Are long hours in front of a computer making you feel weary, anxious, or grumpy? Screen time dominates our days and evenings, and can wreak havoc on our eyes and our nervous systems. Instead of reaching for your phone to scroll through social media when your work day ends, grab your yoga props. This Restorative Yoga sequence by DC-area teacher Tara Lemerise uses a headwrap to alleviate eye strain and leave you feeling grounded and refreshed.
Many of us have tired eyes and uncomfortable headaches after focusing on a screen all day. Asthenopia, the medical term for eye strain, is also exacerbated by stress, fatigue, and lack of sleep. With many of us quarantining in our homes for work, school, and recreation, our screen time has only been increasing. An August 2020 report from Nielsen estimated that the average American’s time on a screen has increased 60 percent since the emergence of COVID-19 in the United States to nearly 13 hours per day.
Restorative Yoga and pratyāhāra, or withdrawal of the senses, are the perfect practices to give our overtaxed eyes and frayed nervous system a reset. The Sanskrit word prati means towards and āhāra means to bring near or to fetch. During the practice of pratyāhāra, we are aiming to separate ourselves from the input we receive from our senses. Wearing a headwrap or eye bandage is a simple way to cultivate the right conditions for pratyāhāra since it temporarily disables our sense of sight (and hearing depending on how you position the bandage). In essence, we move our awareness away from external inputs and direct it inward. This gives our eyes a break and reduces brain stimulation. We begin the shift from avhigh alert state to the rest and digest side of our nervous system.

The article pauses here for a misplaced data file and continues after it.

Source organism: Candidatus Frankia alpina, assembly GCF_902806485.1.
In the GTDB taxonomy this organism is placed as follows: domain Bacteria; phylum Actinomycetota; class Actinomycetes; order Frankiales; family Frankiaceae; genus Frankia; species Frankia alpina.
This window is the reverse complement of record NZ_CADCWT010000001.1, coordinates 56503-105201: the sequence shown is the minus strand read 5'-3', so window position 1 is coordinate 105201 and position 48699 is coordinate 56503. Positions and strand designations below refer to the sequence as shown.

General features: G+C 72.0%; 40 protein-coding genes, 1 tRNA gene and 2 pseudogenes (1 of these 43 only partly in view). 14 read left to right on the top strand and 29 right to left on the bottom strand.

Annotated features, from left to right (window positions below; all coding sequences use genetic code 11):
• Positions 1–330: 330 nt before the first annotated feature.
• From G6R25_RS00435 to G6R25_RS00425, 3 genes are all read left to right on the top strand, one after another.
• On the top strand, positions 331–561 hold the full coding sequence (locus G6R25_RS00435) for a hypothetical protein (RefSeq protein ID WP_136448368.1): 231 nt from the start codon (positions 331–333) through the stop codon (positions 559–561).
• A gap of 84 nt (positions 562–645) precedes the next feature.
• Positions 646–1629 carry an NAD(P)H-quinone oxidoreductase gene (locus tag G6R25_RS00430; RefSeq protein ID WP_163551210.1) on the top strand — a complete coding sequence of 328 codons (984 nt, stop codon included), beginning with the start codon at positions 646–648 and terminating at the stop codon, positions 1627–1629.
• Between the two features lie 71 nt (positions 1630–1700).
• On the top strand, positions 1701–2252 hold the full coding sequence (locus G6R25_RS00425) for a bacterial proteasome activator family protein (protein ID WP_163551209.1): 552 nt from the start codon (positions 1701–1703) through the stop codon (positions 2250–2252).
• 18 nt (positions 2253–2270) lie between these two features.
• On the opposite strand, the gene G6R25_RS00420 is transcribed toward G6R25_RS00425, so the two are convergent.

The headwrap, along with the piles of props used in this sequence, create a safe and supported place for resting. Restorative Yoga poses don’t aim to build strength or cultivate flexibility, rather they are designed to help you feel open, settled, and calm without any stretch or effort.
Also remember that it takes time to change habits. When we are established in patterns of stress and overusing our eyes, it is better to practice fewer postures with longer holds. Stay in the poses for at least 8 minutes and up to 20 minutes. Set a timer with a pleasing alarm to signal you to transition to a different pose. If you can’t get through the whole sequence, don’t worry! Just do what you can, and remember that sometimes less is more.
Please note, if your eye strain or headache doesn’t improve after working with this practice, seek medical help.
Wrap Your Head
The headwrap or eye bandaged pictured is a Pune Headwrap. You could also use a medical bandage. Choose one that has as little stretch as possible. You don’t want the bandage to apply any excessive compression on your head or eyes. No matter what type of headwrap you choose, wrap your head lightly.